Value managers have under-performed those pursuing Quality and Defensive and this fund is a prime example. Value-targeted funds concentrate on trying to buy companies they regard as cheap, instead of targeting those with higher earnings and growth potential that are firmly in the sights of growth managers.

Those value managers who bought up cheap energy companies have been hurt most in recent weeks as the oil price has crashed. A double-whammy effect occurred as coronavirus hit demand and the largest OPEC producers Saudi Arabia and Russia refused to cut output despite plummeting oil consumption.

The Dimensional strategy is hit by a different double whammy, being overweight both energy and financial services. Some 12 per cent of its total portfolio is in energy companies as at the end of February. The index, on the other hand, holds just 3.6 per cent energy stocks.

Bank holdings have also weighed down Dimensional recently. Around 40 per cent of the shares it owns are financials, versus 28 per cent for the index.

"Those value managers that have sought value in these sectors have suffered the most," Malseed says.

"Dimensional uses a quantitative strategy, and energy stocks appear attractive to their value style, so that's why you see them favour banks too."

Among funds with the highest exposures to energy, the Morningstar Bronze Medal-rated Lazard Select Australian Equity (10702) stands out as one of the most overweight to the sector. Lazard's portfolio comprises 17 per cent energy stocks.

And the manager also follows a value strategy, another key reason for its negative 34 per cent return in the last month.

A happier story

On the other side of the ledger, consumer staples and some parts of the mining segment have held up better during the coronavirus sell-off.

Key stocks here are Woolworths (ASX: WOW) and Coles (ASX: COL). The former is down only 13 per cent for the obvious reason: its focus on selling consumer staples, including toilet paper - demand for which has soared during the coronavirus. [link to Lex's column]. Coles’ share price has actually gained 6 per cent since mid-February.

Among miners, shares in Fortescue Metals Group are only down 1.1 per cent. This is largely because iron ore shipments haven't stopped, and the Aussie dollar has dropped. Given commodities are priced in US dollars, this increases the margin earned by local miners. They've also been focused on stripping out costs and boosting efficiency in recent years - and low-debt companies are winners in the current climate.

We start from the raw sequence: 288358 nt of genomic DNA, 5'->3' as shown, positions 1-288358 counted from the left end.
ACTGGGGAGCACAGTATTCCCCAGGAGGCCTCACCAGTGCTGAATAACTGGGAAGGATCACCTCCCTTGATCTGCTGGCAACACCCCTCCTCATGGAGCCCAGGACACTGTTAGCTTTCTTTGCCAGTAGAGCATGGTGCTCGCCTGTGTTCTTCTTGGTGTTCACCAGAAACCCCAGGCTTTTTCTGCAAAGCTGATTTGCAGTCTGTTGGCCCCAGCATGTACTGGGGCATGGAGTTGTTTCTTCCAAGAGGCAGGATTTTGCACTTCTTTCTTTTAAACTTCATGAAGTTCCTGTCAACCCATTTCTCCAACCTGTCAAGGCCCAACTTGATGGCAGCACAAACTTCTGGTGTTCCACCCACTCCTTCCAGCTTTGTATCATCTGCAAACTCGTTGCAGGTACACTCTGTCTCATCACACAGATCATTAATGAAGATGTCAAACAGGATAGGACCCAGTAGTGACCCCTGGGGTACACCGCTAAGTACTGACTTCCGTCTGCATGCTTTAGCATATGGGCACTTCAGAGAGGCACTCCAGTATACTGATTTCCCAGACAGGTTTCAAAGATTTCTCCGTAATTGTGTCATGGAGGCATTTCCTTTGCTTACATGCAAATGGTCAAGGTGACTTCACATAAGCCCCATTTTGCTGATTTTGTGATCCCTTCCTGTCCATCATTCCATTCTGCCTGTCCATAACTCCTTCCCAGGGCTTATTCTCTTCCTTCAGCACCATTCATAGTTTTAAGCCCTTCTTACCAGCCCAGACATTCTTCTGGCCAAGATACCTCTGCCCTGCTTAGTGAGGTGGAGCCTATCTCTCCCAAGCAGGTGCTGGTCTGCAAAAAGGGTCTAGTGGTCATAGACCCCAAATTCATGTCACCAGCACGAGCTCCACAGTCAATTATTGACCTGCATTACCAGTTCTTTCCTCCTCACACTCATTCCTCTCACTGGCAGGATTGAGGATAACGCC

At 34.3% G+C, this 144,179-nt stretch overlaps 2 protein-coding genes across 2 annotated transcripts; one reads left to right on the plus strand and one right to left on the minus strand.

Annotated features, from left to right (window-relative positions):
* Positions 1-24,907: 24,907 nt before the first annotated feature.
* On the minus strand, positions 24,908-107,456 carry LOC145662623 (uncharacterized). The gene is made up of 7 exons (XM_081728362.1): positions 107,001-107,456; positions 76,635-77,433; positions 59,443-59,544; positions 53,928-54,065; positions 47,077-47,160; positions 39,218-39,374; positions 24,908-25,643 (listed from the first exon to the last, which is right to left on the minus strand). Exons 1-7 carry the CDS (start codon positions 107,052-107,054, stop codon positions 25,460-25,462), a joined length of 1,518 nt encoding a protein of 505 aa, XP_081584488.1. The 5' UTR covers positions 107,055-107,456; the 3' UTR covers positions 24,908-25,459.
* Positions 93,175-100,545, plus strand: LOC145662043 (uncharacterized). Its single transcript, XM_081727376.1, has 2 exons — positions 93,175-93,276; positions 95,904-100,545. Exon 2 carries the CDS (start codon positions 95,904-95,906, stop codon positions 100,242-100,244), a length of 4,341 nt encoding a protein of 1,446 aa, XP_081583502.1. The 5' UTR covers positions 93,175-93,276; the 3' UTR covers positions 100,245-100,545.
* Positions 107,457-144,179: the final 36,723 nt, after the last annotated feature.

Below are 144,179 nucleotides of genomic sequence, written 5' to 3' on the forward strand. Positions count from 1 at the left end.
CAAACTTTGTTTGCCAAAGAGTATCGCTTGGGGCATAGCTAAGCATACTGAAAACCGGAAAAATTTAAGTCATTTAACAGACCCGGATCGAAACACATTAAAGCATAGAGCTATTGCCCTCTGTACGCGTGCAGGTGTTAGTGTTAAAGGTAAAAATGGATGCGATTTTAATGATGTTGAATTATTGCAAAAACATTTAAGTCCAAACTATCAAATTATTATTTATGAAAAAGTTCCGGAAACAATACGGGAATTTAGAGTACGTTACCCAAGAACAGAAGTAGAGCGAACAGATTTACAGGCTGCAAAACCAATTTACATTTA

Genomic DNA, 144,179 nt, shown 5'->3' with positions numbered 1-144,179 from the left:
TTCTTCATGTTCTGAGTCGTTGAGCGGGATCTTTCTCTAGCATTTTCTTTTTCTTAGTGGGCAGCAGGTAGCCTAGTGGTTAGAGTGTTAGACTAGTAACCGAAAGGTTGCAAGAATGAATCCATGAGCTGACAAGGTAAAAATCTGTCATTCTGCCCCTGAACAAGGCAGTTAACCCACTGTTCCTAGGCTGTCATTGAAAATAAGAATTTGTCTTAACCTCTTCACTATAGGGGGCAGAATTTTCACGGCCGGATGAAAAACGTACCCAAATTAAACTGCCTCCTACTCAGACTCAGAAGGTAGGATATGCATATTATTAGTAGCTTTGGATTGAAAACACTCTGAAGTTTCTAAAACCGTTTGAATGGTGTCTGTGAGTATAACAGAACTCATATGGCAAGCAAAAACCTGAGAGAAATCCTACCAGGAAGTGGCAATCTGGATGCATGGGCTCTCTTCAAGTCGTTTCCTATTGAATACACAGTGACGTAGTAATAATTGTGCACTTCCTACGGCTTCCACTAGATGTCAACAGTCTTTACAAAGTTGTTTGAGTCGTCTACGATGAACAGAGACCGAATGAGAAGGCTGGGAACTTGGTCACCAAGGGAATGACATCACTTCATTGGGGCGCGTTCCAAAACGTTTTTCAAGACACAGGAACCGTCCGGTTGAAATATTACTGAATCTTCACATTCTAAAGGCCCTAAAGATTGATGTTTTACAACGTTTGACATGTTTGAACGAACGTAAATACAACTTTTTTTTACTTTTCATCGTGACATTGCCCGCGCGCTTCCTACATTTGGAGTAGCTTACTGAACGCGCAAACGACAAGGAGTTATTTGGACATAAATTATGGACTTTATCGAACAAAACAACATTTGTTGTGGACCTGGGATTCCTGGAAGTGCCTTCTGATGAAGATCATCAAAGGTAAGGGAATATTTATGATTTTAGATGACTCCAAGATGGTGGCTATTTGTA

And at infant formula company A2 Milk (ASX: A2M) "the coronavirus outbreak has not dented the company's performance in the region to date," says head of equity research for Australia and New Zealand, Adam Fleck.

In the resilient telecommunications sector, rising reliance on mobile and data services during the coronavirus epidemic has reminded consumers just how essential they are. With low debt relative to its peers, Telstra's shares are down just 17 per cent between 20 February and now.

Hyperion Australian Growth Companies (3344) holds no energy, basic materials or real estate companies, and is heavily overweight healthcare and technology companies.

"So despite having paid over the odds to buy high quality companies they've certainly held up better in this selloff, particularly in healthcare and technology," Malseed says.

And Investors Mutual Concentrated Australian Share - whose returns in the past suffered because of high cash holdings - now benefit for the same reason. "They also have very high weight in telecommunications, and a low exposure to energy. And despite being a value manager, they haven't played energy."

is senior editor for Morningstar Australia